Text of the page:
Sept. 10 (UPI) -- People of color with lower back pain are less likely than White people to receive prescription opioid pain medications from their physicians, a study published Friday by JAMA Health Forum found.
On average, between 2007 and 2014, 12% of White patients included in the analysis were given a prescription for an opioid pain reliever during their first year with lower back pain, the data showed.
In comparison, over the same period, about 11% of Hispanic patients, 10% of Black patients and 9% of Asian or Pacific Islander patients were prescribed the drugs in their first year of lower back pain, the researchers said.
During the period covered by the analysis "less was known" about the potential risks associated with prescription opioid use, including addiction, the researchers said.
The study findings suggest "that there may have been unequal treatment of pain" based on race, at a time when these drugs were considered the most effective treatment for pain, they said.
"At the height of the opioid epidemic, when the dangers of opioids weren't as well-known as they are today, physicians appeared to treat the pain of their minority patients differently than the pain of their White patients," study co-author Dr. Dan P. Ly told UPI in an email.
"I worry and suspect that physicians took the pain of their White patients more seriously or the pain of their minority patients less seriously, or physicians thought that their white patients were less likely to misuse opioids," said Ly, an assistant professor of internal medicine at UCLA.
Drug overdose deaths rose by 30% in the United States in 2020, due largely to the misuse and abuse of opioid pain medications.
Research shows that prescription opioids are addictive, and that they have been overused in the treatment of pain conditions, according to the National Institute on Drug Abuse.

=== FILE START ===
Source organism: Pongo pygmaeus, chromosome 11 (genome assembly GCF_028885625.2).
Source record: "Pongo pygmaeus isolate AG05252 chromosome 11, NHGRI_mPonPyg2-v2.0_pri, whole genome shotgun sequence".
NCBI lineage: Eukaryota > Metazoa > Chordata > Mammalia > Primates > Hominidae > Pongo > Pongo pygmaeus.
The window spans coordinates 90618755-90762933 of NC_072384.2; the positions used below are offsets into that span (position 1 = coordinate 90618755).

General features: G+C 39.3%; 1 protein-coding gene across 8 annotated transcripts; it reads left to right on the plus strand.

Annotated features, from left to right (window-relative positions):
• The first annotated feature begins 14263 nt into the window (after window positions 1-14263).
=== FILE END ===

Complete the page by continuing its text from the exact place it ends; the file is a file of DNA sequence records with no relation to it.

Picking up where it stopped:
As a result, in recent years, many professional societies, including the American Academy of Pain Medicine, have issued guidelines designed to limit inappropriate opioid prescribing, particularly for chronic pain conditions such as lower back pain.
However, they believe the drugs should still be used in cases in which patient pain does not respond to other therapies.
For this study, Ly and his colleagues reviewed the patient records of nearly 275,000 adult patients in the United States treated for new lower back pain by more than 63,000 physicians between 2007 and 2014.
Of the patients included in the analysis, 81% were White, 8% were Hispanic, 6% were Black and 6% were Asian or Pacific Islander.
Many physicians included in the analysis were more likely to prescribe an opioid alternative, such as a non-steroidal anti-inflammatory drug, or NSAID, to a patient of a racial or ethnic minority group than a White patient, the data showed.
Between 25% and 30% of patients of color received a prescription for an NSAID for new lower back pain, compared to about 23% of White patients, the researchers said.
Conversely, while nearly 12% of White patients were given a prescription opioid pain reliever, these options were offered to people of color less than 11% of the time.
Among patients with severe or longer-lasting pain, as measured by making five or more visits per year to their physicians, 36% of White patients received opioids compared to about 30% of Black patients, 21% of Asian or Pacific Islander patients and 24% of Hispanic patients.
Perhaps as a result, White patients with new lower back pain were more than three times as likely to use opioids for longer periods than patients of color, they said.
"The fact that, in hindsight, more white patients developed dangerous long-term opioid use doesn't absolve physicians of this differential treatment of pain," Ly said.